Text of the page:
Two male incumbents on Clark County District Court, Richard Scotti and William Kephart, lost their seats to women in 2020 and two male incumbents retained their positions.
Ginn says legislative efforts at criminal justice reform have cost him income, citing the decriminalization of traffic tickets as an example.
“It has personally hit me hard because I’m not saying that my practice is primarily traffic tickets, but I do have a lot of tickets. Unfortunately, I get it. The poor or the indigent don’t have to get attorneys to help them with their traffic tickets because there’s not that opportunity for them to get a better deal,” he says.
Ginn says he’s also lost business because of bail reforms mandated by the Valdez-Jimenez v. Eighth Judicial Court case, which sets a new standard for requiring bail.
“I have lost business because of the lack of putting bail on people and then just releasing them on ORs (own recognizance). If they’re straight OR’d, then a lot of times they just get a public defendant and I’m out a client,” he said.
On the positive side, he says bail reform can help address the plight of indigents who are unable to post bail.
“The judge will say ‘I’m going to set it at $5,000. Might as well be a million dollars,” he says.
Ginn says he’s witnessed race-based disparity in the ability of people of color to make bail. “So the answer is, I do believe in some of the reforms, just not all of it.”
Mark Karris describes himself as a “general practitioner,” though he says he takes on mostly civil cases in his private practice,
“Existing clients, prior clients, people who know me in the community will call upon me and ask for my assistance in criminal matters,” he says, adding he’s qualified to take on the department’s domestic violence caseload.
“Of the four of us, I’m the most qualified candidate. I’ve been practicing law for nearly 30 years,” he says, starting out as an assistant district attorney in Massachusetts where he had “more than 30 jury trials” before moving to Las Vegas in 1999 and joining the Clark County District Attorney’s Appellate Division, where he worked for “more than a year arguing or writing briefs,” including appearing before the state supreme court. He has since worked for a number of firms.
“So I have covered both criminal and civil matters,” he says. “I have handled every type of case that the justice court has jurisdiction over.”
Like others in the legal community, Karris is awaiting direction from the state supreme court on the future of remote court hearings, which became essential during the pandemic.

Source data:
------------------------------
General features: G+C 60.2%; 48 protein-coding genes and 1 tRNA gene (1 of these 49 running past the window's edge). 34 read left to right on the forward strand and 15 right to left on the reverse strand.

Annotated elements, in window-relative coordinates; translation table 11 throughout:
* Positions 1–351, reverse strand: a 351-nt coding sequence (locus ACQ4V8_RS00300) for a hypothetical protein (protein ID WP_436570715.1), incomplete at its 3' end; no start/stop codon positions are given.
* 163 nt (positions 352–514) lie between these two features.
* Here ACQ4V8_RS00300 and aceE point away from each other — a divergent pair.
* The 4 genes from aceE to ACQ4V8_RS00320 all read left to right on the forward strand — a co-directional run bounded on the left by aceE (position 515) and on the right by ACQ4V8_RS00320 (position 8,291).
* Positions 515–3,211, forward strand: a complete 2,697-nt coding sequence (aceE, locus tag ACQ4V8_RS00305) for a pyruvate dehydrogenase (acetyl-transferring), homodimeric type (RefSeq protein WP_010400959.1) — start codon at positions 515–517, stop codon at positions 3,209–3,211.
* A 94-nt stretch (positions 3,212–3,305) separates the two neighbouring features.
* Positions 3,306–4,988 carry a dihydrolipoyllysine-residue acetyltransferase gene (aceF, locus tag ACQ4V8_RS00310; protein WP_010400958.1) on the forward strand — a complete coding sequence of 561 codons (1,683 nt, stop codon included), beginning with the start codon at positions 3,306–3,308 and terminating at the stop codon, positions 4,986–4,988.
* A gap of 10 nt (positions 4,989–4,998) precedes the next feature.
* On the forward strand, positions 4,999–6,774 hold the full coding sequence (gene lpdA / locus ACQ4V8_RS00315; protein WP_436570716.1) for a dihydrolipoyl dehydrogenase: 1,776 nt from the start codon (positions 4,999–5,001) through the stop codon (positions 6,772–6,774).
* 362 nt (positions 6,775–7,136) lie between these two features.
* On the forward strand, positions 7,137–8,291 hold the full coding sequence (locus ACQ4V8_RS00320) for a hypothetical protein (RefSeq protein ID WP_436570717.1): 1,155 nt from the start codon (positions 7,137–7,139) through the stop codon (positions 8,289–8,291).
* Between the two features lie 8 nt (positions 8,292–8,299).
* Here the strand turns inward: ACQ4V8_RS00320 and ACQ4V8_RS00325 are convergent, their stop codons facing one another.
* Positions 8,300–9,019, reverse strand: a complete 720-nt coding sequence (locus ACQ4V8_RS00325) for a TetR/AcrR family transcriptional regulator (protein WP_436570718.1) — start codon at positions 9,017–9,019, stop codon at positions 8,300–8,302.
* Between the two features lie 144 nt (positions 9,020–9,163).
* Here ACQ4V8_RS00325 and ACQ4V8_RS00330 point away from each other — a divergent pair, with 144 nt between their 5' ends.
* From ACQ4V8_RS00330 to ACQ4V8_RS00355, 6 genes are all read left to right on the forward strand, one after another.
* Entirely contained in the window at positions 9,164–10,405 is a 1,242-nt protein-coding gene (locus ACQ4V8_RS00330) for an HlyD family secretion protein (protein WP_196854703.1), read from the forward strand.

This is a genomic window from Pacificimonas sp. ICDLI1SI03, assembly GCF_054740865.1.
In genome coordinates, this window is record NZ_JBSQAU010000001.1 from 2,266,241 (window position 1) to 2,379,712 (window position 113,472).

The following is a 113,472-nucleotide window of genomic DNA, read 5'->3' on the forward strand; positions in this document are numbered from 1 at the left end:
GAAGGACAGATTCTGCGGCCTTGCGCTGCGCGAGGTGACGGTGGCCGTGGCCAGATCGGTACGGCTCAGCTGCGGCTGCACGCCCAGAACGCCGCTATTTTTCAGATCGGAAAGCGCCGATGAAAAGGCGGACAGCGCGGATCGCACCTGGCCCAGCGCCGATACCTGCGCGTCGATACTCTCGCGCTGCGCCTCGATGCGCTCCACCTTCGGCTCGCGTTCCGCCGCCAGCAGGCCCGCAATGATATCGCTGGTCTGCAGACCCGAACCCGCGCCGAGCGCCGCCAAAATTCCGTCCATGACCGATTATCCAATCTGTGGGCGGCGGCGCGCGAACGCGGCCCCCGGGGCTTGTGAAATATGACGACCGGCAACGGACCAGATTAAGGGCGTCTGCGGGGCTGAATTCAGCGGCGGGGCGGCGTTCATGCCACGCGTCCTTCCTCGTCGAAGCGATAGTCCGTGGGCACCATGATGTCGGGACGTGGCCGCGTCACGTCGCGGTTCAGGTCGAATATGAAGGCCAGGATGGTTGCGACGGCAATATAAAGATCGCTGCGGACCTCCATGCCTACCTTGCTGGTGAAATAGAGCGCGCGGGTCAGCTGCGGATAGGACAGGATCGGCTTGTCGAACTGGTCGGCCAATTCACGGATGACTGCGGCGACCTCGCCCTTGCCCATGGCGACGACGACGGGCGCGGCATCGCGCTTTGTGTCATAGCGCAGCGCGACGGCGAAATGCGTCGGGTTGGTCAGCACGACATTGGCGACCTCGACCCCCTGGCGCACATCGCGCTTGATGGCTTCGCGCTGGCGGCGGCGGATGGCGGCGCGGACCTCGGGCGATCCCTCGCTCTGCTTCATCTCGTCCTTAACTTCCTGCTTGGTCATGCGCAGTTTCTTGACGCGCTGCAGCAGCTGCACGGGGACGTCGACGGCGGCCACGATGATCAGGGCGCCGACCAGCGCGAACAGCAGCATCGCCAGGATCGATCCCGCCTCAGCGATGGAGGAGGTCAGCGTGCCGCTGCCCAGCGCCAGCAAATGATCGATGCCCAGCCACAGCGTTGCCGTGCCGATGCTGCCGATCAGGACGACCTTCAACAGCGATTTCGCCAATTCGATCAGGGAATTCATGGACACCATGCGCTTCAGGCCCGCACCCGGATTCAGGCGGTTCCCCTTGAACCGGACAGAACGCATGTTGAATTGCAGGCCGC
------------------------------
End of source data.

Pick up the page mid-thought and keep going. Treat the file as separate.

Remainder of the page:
“It does definitely promote more accessibility to the court, whether it’s for practitioners like myself or for litigants to be able to appear in a much more convenient manner,” he says. “To be in the courtroom is the ideal situation. If it’s an extraordinary circumstance or someone’s unable to make it unable to be present, sure, it’s a great tool to be able to have on an as-needed basis. My opinion, however, would be to come back to the court.”
Karris declined to comment on recent legislative efforts to enact criminal justice reforms.
“The Legislature is the appropriate place to hash out any kind of changes, whether they’re on the criminal or civil side when it comes to judicial reform. And the judiciary has to apply those changes as they are approved by the Legislature,” he says. ”I think there’s always room to improve our system” for litigants.
Karris raised $2,500 for the first reporting period, according to his campaign finance report.
“I’ll be honest with you. I think the notion of fundraising for judicial candidates has a little bit of an unseemly character to it, because much of that occurs within the bar,” he says. “And I think for the average person that might not particularly sit well, and they might question whether or not there isn’t a tinge of bias that may be carried with those donations.”
Karris says he’s “not going to sit on the bench and make decisions by virtue of who’s appearing in front of me thinking about well in two years, four years, six years, I have to run for re-election and I want to make sure I stay in that person’s good graces. I’m not looking to make this a career. It’s about doing the job and it’s doing the job you need to do, even for one term.”